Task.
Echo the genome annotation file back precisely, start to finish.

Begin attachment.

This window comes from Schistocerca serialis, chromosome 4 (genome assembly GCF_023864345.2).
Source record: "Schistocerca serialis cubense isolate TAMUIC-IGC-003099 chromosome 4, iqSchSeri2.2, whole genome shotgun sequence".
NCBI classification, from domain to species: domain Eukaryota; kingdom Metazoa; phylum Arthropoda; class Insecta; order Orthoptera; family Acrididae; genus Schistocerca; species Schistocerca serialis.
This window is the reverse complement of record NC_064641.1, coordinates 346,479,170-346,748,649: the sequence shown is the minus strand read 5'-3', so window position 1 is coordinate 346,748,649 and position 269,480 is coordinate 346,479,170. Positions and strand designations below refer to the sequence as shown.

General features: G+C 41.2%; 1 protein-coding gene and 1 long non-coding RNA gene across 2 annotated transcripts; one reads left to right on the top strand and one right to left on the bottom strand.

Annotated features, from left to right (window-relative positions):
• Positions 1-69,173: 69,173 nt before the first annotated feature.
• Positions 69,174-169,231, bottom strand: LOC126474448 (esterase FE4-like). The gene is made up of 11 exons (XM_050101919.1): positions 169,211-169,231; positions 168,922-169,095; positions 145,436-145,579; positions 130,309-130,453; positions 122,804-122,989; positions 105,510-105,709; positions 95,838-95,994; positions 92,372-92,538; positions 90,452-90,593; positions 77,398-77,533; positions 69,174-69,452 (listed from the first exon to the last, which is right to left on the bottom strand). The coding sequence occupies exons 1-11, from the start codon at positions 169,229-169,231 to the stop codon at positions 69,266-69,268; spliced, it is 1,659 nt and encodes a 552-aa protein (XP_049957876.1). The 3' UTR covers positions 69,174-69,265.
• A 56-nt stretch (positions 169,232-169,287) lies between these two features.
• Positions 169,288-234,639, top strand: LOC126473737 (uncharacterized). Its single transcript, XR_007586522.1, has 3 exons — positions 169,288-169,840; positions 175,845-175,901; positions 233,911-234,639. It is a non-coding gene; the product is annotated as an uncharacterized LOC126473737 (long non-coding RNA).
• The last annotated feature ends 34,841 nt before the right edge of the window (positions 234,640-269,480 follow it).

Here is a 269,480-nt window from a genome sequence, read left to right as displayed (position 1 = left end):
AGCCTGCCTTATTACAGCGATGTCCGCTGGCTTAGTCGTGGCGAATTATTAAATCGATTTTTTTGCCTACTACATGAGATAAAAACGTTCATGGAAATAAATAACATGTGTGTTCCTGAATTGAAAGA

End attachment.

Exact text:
This window comes from Schistocerca serialis, chromosome 4 (genome assembly GCF_023864345.2).
Source record: "Schistocerca serialis cubense isolate TAMUIC-IGC-003099 chromosome 4, iqSchSeri2.2, whole genome shotgun sequence".
NCBI classification, from domain to species: domain Eukaryota; kingdom Metazoa; phylum Arthropoda; class Insecta; order Orthoptera; family Acrididae; genus Schistocerca; species Schistocerca serialis.
This window is the reverse complement of record NC_064641.1, coordinates 346,479,170-346,748,649: the sequence shown is the minus strand read 5'-3', so window position 1 is coordinate 346,748,649 and position 269,480 is coordinate 346,479,170. Positions and strand designations below refer to the sequence as shown.

General features: G+C 41.2%; 1 protein-coding gene and 1 long non-coding RNA gene across 2 annotated transcripts; one reads left to right on the top strand and one right to left on the bottom strand.

Annotated features, from left to right (window-relative positions):
• Positions 1-69,173: 69,173 nt before the first annotated feature.
• Positions 69,174-169,231, bottom strand: LOC126474448 (esterase FE4-like). The gene is made up of 11 exons (XM_050101919.1): positions 169,211-169,231; positions 168,922-169,095; positions 145,436-145,579; positions 130,309-130,453; positions 122,804-122,989; positions 105,510-105,709; positions 95,838-95,994; positions 92,372-92,538; positions 90,452-90,593; positions 77,398-77,533; positions 69,174-69,452 (listed from the first exon to the last, which is right to left on the bottom strand). The coding sequence occupies exons 1-11, from the start codon at positions 169,229-169,231 to the stop codon at positions 69,266-69,268; spliced, it is 1,659 nt and encodes a 552-aa protein (XP_049957876.1). The 3' UTR covers positions 69,174-69,265.
• A 56-nt stretch (positions 169,232-169,287) lies between these two features.
• Positions 169,288-234,639, top strand: LOC126473737 (uncharacterized). Its single transcript, XR_007586522.1, has 3 exons — positions 169,288-169,840; positions 175,845-175,901; positions 233,911-234,639. It is a non-coding gene; the product is annotated as an uncharacterized LOC126473737 (long non-coding RNA).
• The last annotated feature ends 34,841 nt before the right edge of the window (positions 234,640-269,480 follow it).

Here is a 269,480-nt window from a genome sequence, read left to right as displayed (position 1 = left end):
AGCCTGCCTTATTACAGCGATGTCCGCTGGCTTAGTCGTGGCGAATTATTAAATCGATTTTTTTGCCTACTACATGAGATAAAAACGTTCATGGAAATAAATAACATGTGTGTTCCTGAATTGAAAGA